What it is: The Newark-based company’s efforts to document its use of resources to meet society’s needs while limiting impact on the environment. PSEG aims to provide safe, reliable, economic and green energy to achieve the goal.
Why it is worth noting: The owner of the state’s largest gas and electric utilities and one of the biggest power suppliers in the region, its third annual report on sustainability helped it earn a spot on the Dow Jones Sustainability World Index, one of only two utilities (along with Duke Energy) in the United States to earn that distinction.
Why people pay attention to the index: The index, along with another one charting sustainability in North America, serve as benchmarks for investors who integrate sustainability considerations into their portfolios. They are important indicators of success, given that companies that embrace sustainability are consistently among the highest performers in their industry. Recognition by the index attracts investors who seek to support companies committed to adopting sustainable business practices.
What PSEG says about the distinction: “Businesses often define sustainability in terms of the environment, but it is about much more. It means considering our overall impact on the people and communities we serve, while striving to grow a strong, solid business,” said Anne Hoskins, PSEG’s senior vice president of public affairs and sustainability.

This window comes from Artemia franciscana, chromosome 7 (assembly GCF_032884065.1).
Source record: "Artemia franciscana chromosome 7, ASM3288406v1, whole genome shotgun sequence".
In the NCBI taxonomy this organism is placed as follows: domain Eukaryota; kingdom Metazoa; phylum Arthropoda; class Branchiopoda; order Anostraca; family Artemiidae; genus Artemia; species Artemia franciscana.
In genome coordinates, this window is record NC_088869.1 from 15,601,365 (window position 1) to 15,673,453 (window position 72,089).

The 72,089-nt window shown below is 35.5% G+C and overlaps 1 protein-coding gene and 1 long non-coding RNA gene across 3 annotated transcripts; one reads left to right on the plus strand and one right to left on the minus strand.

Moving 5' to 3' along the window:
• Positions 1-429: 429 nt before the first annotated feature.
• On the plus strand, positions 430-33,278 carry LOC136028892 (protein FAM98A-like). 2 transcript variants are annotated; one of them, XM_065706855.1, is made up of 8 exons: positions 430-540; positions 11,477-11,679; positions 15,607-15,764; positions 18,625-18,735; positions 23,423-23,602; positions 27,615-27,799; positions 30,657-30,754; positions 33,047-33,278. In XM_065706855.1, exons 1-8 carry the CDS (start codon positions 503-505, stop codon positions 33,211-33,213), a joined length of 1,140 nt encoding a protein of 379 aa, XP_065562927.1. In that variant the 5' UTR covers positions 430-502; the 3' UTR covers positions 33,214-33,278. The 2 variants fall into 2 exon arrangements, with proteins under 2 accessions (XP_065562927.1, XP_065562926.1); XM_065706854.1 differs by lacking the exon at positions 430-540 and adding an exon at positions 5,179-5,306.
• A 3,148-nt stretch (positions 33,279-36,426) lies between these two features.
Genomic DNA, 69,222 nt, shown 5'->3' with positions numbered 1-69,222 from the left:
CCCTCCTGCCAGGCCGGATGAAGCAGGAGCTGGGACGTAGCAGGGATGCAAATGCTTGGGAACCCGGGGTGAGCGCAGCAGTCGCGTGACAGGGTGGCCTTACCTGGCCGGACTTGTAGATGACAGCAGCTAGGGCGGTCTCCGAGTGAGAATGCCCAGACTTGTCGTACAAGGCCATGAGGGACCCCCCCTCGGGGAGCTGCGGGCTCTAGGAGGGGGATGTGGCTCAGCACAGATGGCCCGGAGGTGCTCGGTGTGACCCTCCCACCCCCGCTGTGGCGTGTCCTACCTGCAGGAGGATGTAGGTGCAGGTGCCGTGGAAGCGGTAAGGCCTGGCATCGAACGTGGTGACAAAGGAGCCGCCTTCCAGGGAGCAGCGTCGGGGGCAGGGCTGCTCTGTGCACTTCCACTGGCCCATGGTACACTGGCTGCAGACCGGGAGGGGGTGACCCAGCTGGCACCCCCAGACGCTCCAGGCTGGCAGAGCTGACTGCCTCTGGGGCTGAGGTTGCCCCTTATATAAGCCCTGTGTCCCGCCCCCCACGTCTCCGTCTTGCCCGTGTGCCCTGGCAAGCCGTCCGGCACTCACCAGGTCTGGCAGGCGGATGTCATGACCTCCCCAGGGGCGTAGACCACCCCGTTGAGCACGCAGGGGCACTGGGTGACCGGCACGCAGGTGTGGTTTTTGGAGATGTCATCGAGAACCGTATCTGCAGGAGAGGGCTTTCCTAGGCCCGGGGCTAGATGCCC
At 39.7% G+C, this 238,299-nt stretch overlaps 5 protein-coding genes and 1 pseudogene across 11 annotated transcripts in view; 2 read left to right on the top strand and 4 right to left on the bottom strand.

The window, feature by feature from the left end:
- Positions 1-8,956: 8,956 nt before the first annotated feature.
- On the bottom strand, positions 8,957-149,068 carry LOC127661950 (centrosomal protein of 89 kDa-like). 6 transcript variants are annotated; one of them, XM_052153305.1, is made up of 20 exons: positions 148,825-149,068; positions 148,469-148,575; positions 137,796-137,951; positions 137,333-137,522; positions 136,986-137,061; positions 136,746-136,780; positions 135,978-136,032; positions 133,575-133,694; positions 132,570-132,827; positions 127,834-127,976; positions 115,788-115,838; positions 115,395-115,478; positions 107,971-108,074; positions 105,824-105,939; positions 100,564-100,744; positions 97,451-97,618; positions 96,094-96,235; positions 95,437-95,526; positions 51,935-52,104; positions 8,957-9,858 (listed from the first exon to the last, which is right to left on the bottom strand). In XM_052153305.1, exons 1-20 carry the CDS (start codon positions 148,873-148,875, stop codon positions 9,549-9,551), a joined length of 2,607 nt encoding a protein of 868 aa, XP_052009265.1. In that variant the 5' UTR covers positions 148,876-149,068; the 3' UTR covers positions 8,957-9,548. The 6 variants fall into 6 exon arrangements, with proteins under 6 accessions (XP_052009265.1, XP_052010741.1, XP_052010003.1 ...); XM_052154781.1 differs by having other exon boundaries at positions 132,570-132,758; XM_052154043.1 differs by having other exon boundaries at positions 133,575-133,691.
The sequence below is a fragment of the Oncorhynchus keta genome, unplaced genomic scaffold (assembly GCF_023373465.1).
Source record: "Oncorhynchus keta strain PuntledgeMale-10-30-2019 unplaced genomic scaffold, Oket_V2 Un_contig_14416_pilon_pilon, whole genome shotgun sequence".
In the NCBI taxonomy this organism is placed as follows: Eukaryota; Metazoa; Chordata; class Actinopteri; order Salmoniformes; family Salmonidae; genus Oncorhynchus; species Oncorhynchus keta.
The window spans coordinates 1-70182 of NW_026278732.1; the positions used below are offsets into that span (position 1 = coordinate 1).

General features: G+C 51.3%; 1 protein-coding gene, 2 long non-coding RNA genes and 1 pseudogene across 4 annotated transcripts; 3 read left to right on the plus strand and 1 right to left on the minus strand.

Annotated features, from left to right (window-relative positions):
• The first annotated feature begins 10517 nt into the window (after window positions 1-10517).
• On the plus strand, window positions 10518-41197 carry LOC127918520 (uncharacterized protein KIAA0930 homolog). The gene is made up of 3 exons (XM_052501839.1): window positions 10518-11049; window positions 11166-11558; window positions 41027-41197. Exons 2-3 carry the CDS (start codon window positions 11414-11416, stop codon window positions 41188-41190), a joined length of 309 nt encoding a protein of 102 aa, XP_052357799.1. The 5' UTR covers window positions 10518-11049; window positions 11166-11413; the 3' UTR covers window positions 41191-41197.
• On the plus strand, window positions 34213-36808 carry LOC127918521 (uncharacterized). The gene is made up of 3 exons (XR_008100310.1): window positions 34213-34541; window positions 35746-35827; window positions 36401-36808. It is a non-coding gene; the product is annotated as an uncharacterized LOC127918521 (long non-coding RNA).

What is the impact on the company: Each year, PSEG pays $1 billion in compensation to workers in the state; spends $1 billion with New Jersey businesses; sends out $100 million in dividends to 86,000 shareholders in the state; pays $375 million in local and state taxes; and gives more than $7 million to charities and nonprofits in New Jersey. Its utility, Public Service Electric & Gas, also invested $700 million in accelerated gas and electric infrastructure upgrades.
Why the company ranked well: PSEG has embraced renewable energy and energy efficiency as a way to make money and reduce its carbon footprint. It has invested $277 million in energy efficiency projects and demand response — efforts to reduce energy use during peak demand — and another half billion in its Solar 4 All program, which is expected to produce 80 megawatts of solar power by the end of this year. It also earned marks for cleaning up its two-coal fired plants in New Jersey by installing new pollution controls at the facilities.